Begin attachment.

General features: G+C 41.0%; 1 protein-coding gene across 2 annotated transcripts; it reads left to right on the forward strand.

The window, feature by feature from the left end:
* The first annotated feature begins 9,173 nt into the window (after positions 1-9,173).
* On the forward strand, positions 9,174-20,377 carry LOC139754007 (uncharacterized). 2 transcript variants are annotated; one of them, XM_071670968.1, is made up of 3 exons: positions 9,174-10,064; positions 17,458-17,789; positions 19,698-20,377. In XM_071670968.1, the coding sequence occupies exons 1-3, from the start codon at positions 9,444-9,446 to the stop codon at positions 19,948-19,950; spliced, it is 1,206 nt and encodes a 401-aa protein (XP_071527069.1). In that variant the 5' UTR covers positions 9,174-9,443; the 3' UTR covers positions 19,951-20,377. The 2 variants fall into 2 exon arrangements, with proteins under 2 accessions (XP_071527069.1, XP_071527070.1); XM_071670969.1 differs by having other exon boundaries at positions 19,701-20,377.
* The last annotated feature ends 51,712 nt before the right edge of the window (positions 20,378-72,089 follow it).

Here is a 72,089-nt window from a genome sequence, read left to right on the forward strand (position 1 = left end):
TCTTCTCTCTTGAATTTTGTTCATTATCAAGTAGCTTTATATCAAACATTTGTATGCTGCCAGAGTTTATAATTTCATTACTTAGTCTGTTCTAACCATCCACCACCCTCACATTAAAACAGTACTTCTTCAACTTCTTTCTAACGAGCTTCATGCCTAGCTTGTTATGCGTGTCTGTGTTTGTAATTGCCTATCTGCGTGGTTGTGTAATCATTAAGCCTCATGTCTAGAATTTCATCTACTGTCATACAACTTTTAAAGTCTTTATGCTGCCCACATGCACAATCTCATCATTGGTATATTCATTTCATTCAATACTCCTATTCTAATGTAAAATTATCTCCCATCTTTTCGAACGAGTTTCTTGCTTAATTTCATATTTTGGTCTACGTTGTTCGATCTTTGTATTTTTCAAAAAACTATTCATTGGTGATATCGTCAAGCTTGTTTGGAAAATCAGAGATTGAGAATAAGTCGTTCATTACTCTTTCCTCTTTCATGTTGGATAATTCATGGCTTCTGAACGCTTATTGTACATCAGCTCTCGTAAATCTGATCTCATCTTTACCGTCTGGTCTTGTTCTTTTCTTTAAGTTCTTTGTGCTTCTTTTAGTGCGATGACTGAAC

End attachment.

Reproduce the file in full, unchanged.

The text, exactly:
General features: G+C 41.0%; 1 protein-coding gene across 2 annotated transcripts; it reads left to right on the forward strand.

The window, feature by feature from the left end:
* The first annotated feature begins 9,173 nt into the window (after positions 1-9,173).
* On the forward strand, positions 9,174-20,377 carry LOC139754007 (uncharacterized). 2 transcript variants are annotated; one of them, XM_071670968.1, is made up of 3 exons: positions 9,174-10,064; positions 17,458-17,789; positions 19,698-20,377. In XM_071670968.1, the coding sequence occupies exons 1-3, from the start codon at positions 9,444-9,446 to the stop codon at positions 19,948-19,950; spliced, it is 1,206 nt and encodes a 401-aa protein (XP_071527069.1). In that variant the 5' UTR covers positions 9,174-9,443; the 3' UTR covers positions 19,951-20,377. The 2 variants fall into 2 exon arrangements, with proteins under 2 accessions (XP_071527069.1, XP_071527070.1); XM_071670969.1 differs by having other exon boundaries at positions 19,701-20,377.
* The last annotated feature ends 51,712 nt before the right edge of the window (positions 20,378-72,089 follow it).

Here is a 72,089-nt window from a genome sequence, read left to right on the forward strand (position 1 = left end):
TCTTCTCTCTTGAATTTTGTTCATTATCAAGTAGCTTTATATCAAACATTTGTATGCTGCCAGAGTTTATAATTTCATTACTTAGTCTGTTCTAACCATCCACCACCCTCACATTAAAACAGTACTTCTTCAACTTCTTTCTAACGAGCTTCATGCCTAGCTTGTTATGCGTGTCTGTGTTTGTAATTGCCTATCTGCGTGGTTGTGTAATCATTAAGCCTCATGTCTAGAATTTCATCTACTGTCATACAACTTTTAAAGTCTTTATGCTGCCCACATGCACAATCTCATCATTGGTATATTCATTTCATTCAATACTCCTATTCTAATGTAAAATTATCTCCCATCTTTTCGAACGAGTTTCTTGCTTAATTTCATATTTTGGTCTACGTTGTTCGATCTTTGTATTTTTCAAAAAACTATTCATTGGTGATATCGTCAAGCTTGTTTGGAAAATCAGAGATTGAGAATAAGTCGTTCATTACTCTTTCCTCTTTCATGTTGGATAATTCATGGCTTCTGAACGCTTATTGTACATCAGCTCTCGTAAATCTGATCTCATCTTTACCGTCTGGTCTTGTTCTTTTCTTTAAGTTCTTTGTGCTTCTTTTAGTGCGATGACTGAAC